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Stu Hackel, on what the popularization of the goaltender's face mask brought to the game of hockey:

With the mask becoming universal, goaltending styles changed. Where the barefaced netminder thought first of survival and moved his body to get his feet in front of shots, a new generation of masked goalies - Esposito, Dryden, Vachon, Giacomin, Parent - could dive headlong into scrambles in front of the net to clamp down loose pucks, and they could face cannonading shots with less risk of injury.

(The Official National Hockey League 75th Anniversary Commemorative Book, 1991)

JACQUES PLANTE, goaltender, Montreal, when asked if wearing a goaltender mask meant that he had lost his courage:

"If you jump out of a plane without a parachute, does that make you brave? No, I think that makes you stupid. I will never play without the mask again."

(Hal Bock: "Save! Hockey's Brave Goalies", 1974)

JACQUES PLANTE, on why he decided to finally wear a mask:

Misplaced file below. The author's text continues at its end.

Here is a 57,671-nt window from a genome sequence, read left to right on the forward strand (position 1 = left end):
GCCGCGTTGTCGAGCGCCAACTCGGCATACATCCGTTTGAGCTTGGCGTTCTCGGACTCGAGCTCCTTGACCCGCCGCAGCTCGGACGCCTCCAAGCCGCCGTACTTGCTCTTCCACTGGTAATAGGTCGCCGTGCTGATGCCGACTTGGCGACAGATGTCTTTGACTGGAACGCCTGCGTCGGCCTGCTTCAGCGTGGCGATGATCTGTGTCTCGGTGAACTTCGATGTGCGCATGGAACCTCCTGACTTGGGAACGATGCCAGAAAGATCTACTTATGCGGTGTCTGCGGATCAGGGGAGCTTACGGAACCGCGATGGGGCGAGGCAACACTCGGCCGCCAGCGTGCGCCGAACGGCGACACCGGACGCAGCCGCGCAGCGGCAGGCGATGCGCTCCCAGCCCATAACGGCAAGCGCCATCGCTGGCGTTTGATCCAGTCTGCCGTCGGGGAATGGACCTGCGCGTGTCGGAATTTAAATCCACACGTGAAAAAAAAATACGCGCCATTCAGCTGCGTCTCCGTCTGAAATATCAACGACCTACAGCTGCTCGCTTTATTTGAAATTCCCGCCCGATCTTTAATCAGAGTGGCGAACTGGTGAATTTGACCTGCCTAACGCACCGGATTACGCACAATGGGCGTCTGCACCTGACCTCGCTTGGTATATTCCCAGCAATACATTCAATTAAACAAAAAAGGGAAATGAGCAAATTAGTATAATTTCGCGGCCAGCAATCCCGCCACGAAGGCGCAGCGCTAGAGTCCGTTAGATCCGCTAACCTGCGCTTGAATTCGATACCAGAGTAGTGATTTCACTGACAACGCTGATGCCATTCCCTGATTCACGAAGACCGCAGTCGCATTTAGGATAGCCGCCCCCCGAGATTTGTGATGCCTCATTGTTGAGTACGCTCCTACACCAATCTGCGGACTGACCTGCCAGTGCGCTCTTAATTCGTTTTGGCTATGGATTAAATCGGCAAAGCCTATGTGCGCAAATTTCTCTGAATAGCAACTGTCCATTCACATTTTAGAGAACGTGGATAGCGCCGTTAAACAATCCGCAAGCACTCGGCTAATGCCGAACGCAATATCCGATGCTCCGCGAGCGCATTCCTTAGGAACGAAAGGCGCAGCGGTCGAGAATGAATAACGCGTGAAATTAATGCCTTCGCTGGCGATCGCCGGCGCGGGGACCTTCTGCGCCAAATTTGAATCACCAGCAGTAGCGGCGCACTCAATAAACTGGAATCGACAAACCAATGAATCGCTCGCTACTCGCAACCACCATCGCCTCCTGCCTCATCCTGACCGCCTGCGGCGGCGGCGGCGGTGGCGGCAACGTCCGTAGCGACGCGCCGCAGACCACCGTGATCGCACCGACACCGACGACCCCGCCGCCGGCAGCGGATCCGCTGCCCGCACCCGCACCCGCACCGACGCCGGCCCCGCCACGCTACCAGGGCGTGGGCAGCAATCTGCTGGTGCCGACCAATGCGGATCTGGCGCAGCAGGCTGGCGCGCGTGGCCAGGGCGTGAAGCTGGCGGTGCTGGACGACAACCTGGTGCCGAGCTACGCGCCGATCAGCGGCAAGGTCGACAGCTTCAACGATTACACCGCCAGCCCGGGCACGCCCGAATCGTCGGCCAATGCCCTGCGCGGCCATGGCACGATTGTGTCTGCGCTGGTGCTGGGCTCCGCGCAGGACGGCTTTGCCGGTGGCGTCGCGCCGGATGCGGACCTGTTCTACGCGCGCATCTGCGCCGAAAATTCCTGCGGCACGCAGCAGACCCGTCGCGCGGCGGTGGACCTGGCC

"Until you have a broken cheekbone, you don't realize what it's like. Cuts don't mean anything. But the feeling you get when a bone is take it home with you. You're in the hospital and you say to yourself, 'I'm never going to play again.' You can see the puck hit you in your sleep and you wake up and figure you've just been hit again. Then, two weeks later, you want to go back and you're out there again. Before I wore a mask, I'd go home after a game and say if a shot had been two or three inches closer, I'd have been in the hospital again."

(Hal Bock: "Save! Hockey's Brave Goalies", 1974)

JACQUES PLANTE, on the benefits of wearing a goaltender mask:

"Without it, I could never have played so long. I am the best goalie in the league, and with the mask, I am even better. I can laugh at getting hit in the face. I can use my face to stop pucks. Look, I don't care how brave you are. You are going to put your arm up to protect your face when you dive into a pileup. That means you can't have your eye on the puck. With the mask, you don't worry and you can keep watching the puck. Before the mask, you would go home and lie awake in bed, thinking about the shot that just missed your face. You know if one hits your eye, your career is over. Once I put on the mask, I didn't worry - not on the day of the game and not afterwords either."

(Hal Bock: "Save! Hockey's Brave Goalies", 1974)

RON TUGNUTT, on why goaltenders wear a throat collar today:

"I was with the Nordiques when I heard about our former goalie, Clint Malarchuk. There was a scramble in front of the Sabres net and a skate slit Clint's throat! Blood gushed everywhere. Since then, we all wear throat protectors."

(ESPN the Magazine, October 16, 2000, p. 40)